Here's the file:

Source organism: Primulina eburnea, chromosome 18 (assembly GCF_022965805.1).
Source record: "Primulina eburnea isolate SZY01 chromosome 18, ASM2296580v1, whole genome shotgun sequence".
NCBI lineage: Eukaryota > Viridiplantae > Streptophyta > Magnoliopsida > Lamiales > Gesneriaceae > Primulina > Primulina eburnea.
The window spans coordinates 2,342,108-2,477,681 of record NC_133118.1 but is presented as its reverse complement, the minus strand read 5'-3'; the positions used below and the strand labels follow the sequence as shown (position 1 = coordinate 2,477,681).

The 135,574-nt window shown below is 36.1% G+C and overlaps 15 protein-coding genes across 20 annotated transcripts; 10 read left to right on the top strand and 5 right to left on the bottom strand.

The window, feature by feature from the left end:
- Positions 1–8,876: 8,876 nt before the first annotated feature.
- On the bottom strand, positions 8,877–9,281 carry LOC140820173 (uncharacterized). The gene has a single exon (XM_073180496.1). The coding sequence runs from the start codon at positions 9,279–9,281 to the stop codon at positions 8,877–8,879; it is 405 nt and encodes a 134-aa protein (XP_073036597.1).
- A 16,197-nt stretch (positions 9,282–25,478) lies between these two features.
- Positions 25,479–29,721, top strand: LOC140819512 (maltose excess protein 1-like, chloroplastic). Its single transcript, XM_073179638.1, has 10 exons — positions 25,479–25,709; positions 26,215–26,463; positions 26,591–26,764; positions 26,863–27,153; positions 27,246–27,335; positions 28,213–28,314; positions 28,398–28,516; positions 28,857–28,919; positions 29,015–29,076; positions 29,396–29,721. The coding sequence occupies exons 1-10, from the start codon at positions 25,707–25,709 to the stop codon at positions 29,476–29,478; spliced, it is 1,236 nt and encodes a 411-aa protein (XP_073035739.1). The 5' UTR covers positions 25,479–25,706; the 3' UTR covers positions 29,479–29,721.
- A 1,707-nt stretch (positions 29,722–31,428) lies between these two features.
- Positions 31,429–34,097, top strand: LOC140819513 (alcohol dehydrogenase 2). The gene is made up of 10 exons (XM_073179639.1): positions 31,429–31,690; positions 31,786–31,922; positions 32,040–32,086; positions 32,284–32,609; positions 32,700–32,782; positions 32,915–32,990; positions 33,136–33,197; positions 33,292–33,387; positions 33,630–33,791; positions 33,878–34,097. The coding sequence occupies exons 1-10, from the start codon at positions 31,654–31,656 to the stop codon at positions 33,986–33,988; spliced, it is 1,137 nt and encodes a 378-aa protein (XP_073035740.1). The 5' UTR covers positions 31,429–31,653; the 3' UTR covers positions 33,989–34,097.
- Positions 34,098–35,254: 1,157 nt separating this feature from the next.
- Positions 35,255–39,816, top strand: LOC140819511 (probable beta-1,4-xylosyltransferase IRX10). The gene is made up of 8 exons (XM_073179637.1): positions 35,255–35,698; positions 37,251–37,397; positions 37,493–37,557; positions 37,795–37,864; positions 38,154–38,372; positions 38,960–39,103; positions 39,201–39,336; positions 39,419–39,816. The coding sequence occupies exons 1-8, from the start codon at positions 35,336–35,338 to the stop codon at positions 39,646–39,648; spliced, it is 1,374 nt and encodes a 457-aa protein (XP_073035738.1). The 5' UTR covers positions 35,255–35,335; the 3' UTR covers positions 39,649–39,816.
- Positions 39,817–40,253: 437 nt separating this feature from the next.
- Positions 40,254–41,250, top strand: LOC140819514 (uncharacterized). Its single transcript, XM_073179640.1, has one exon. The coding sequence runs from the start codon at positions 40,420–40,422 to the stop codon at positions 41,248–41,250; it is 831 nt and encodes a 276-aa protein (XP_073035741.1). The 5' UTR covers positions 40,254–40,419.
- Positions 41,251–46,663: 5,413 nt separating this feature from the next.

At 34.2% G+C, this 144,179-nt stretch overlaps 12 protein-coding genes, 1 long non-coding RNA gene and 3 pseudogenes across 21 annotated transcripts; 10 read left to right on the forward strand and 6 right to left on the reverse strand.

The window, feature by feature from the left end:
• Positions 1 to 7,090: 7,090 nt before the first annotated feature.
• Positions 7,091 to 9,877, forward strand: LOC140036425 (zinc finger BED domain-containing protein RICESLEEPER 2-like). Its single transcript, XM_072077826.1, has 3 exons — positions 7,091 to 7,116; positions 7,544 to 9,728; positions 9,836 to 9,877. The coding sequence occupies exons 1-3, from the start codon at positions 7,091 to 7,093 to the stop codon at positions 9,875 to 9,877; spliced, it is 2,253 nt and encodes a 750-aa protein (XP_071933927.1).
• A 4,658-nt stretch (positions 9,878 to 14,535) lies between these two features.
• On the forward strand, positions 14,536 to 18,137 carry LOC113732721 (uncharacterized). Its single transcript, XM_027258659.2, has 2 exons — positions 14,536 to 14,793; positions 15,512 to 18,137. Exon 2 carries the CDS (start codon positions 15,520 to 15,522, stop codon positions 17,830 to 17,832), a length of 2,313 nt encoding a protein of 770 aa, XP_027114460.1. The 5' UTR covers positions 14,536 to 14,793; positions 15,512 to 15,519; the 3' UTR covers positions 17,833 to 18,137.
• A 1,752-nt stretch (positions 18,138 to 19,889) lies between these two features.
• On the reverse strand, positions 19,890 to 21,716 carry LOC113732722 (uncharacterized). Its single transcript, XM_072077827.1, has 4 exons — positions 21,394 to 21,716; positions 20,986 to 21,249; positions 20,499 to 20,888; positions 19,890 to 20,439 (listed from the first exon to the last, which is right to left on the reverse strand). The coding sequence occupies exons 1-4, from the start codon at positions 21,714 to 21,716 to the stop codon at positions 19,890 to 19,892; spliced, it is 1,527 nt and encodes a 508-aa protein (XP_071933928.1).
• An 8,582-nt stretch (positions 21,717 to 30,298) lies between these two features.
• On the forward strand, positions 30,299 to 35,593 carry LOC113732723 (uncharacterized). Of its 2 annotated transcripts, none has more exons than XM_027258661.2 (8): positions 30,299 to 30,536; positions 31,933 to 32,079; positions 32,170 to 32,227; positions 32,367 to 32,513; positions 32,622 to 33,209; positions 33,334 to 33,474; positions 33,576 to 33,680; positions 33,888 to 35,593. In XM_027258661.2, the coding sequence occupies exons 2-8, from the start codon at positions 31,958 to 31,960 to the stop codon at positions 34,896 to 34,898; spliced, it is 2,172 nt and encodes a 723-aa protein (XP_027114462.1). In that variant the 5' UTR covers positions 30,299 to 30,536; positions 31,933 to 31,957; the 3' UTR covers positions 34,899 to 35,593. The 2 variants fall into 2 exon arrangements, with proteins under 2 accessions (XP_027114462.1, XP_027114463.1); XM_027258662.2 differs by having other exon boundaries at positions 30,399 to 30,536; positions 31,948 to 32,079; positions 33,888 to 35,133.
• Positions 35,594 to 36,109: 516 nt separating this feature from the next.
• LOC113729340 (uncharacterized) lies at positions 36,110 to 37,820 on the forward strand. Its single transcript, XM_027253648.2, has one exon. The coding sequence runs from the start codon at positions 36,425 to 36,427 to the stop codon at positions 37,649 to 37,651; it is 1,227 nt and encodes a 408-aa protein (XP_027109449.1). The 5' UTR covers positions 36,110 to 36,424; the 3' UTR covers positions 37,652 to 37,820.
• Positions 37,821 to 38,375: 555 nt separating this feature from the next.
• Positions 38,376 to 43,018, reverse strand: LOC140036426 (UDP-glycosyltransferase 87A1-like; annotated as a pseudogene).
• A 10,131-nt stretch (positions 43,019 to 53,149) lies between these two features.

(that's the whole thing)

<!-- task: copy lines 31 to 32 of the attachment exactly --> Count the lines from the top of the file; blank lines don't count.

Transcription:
• Positions 38,376 to 43,018, reverse strand: LOC140036426 (UDP-glycosyltransferase 87A1-like; annotated as a pseudogene).
• A 10,131-nt stretch (positions 43,019 to 53,149) lies between these two features.